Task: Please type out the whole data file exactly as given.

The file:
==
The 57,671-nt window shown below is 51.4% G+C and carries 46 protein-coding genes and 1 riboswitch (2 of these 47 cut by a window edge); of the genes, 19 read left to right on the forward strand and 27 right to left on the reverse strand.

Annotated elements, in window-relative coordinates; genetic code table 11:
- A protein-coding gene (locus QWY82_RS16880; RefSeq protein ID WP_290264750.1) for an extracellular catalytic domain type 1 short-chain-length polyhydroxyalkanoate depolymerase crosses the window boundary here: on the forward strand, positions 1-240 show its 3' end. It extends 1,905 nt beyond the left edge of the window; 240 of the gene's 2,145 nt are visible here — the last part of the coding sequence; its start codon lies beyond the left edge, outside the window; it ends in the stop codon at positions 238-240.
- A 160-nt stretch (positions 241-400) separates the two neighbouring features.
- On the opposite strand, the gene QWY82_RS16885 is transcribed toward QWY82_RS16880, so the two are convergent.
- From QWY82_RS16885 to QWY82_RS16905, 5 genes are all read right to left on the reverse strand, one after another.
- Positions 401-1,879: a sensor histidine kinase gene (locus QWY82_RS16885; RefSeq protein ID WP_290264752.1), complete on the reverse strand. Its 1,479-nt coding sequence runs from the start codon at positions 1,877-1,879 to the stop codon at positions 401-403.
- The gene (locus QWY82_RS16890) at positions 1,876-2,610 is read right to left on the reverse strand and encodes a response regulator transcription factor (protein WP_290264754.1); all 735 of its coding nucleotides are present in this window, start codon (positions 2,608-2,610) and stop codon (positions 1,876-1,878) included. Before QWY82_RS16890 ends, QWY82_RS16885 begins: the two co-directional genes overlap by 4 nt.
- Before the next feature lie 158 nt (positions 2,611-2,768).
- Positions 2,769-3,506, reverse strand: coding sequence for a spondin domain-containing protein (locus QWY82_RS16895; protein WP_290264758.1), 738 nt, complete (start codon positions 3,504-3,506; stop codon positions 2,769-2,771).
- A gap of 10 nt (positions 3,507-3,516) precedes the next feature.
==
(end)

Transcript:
The 57,671-nt window shown below is 51.4% G+C and carries 46 protein-coding genes and 1 riboswitch (2 of these 47 cut by a window edge); of the genes, 19 read left to right on the forward strand and 27 right to left on the reverse strand.

Annotated elements, in window-relative coordinates; genetic code table 11:
- A protein-coding gene (locus QWY82_RS16880; RefSeq protein ID WP_290264750.1) for an extracellular catalytic domain type 1 short-chain-length polyhydroxyalkanoate depolymerase crosses the window boundary here: on the forward strand, positions 1-240 show its 3' end. It extends 1,905 nt beyond the left edge of the window; 240 of the gene's 2,145 nt are visible here — the last part of the coding sequence; its start codon lies beyond the left edge, outside the window; it ends in the stop codon at positions 238-240.
- A 160-nt stretch (positions 241-400) separates the two neighbouring features.
- On the opposite strand, the gene QWY82_RS16885 is transcribed toward QWY82_RS16880, so the two are convergent.
- From QWY82_RS16885 to QWY82_RS16905, 5 genes are all read right to left on the reverse strand, one after another.
- Positions 401-1,879: a sensor histidine kinase gene (locus QWY82_RS16885; RefSeq protein ID WP_290264752.1), complete on the reverse strand. Its 1,479-nt coding sequence runs from the start codon at positions 1,877-1,879 to the stop codon at positions 401-403.
- The gene (locus QWY82_RS16890) at positions 1,876-2,610 is read right to left on the reverse strand and encodes a response regulator transcription factor (protein WP_290264754.1); all 735 of its coding nucleotides are present in this window, start codon (positions 2,608-2,610) and stop codon (positions 1,876-1,878) included. Before QWY82_RS16890 ends, QWY82_RS16885 begins: the two co-directional genes overlap by 4 nt.
- Before the next feature lie 158 nt (positions 2,611-2,768).
- Positions 2,769-3,506, reverse strand: coding sequence for a spondin domain-containing protein (locus QWY82_RS16895; protein WP_290264758.1), 738 nt, complete (start codon positions 3,504-3,506; stop codon positions 2,769-2,771).
- A gap of 10 nt (positions 3,507-3,516) precedes the next feature.